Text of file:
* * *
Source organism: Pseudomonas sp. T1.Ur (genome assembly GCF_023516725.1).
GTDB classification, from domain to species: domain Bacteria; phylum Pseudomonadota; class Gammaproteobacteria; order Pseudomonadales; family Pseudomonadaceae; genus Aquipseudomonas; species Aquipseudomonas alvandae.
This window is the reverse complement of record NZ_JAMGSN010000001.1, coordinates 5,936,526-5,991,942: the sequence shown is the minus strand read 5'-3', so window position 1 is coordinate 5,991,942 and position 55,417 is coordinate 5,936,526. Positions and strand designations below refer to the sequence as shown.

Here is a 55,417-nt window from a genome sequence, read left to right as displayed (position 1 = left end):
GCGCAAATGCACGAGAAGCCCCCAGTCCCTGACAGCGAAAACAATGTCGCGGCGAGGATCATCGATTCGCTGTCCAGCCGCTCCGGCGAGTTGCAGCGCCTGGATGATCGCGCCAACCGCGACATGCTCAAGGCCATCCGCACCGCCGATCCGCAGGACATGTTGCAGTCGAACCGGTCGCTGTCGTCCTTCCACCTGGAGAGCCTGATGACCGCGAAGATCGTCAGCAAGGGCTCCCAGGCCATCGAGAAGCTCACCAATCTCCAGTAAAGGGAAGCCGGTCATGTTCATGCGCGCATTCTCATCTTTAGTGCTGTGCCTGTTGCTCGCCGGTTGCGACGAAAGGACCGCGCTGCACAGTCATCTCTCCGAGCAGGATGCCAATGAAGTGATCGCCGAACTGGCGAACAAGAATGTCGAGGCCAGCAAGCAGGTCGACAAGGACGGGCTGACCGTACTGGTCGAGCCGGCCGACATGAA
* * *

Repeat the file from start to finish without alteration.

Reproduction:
Source organism: Pseudomonas sp. T1.Ur (genome assembly GCF_023516725.1).
GTDB classification, from domain to species: domain Bacteria; phylum Pseudomonadota; class Gammaproteobacteria; order Pseudomonadales; family Pseudomonadaceae; genus Aquipseudomonas; species Aquipseudomonas alvandae.
This window is the reverse complement of record NZ_JAMGSN010000001.1, coordinates 5,936,526-5,991,942: the sequence shown is the minus strand read 5'-3', so window position 1 is coordinate 5,991,942 and position 55,417 is coordinate 5,936,526. Positions and strand designations below refer to the sequence as shown.

Here is a 55,417-nt window from a genome sequence, read left to right as displayed (position 1 = left end):
GCGCAAATGCACGAGAAGCCCCCAGTCCCTGACAGCGAAAACAATGTCGCGGCGAGGATCATCGATTCGCTGTCCAGCCGCTCCGGCGAGTTGCAGCGCCTGGATGATCGCGCCAACCGCGACATGCTCAAGGCCATCCGCACCGCCGATCCGCAGGACATGTTGCAGTCGAACCGGTCGCTGTCGTCCTTCCACCTGGAGAGCCTGATGACCGCGAAGATCGTCAGCAAGGGCTCCCAGGCCATCGAGAAGCTCACCAATCTCCAGTAAAGGGAAGCCGGTCATGTTCATGCGCGCATTCTCATCTTTAGTGCTGTGCCTGTTGCTCGCCGGTTGCGACGAAAGGACCGCGCTGCACAGTCATCTCTCCGAGCAGGATGCCAATGAAGTGATCGCCGAACTGGCGAACAAGAATGTCGAGGCCAGCAAGCAGGTCGACAAGGACGGGCTGACCGTACTGGTCGAGCCGGCCGACATGAA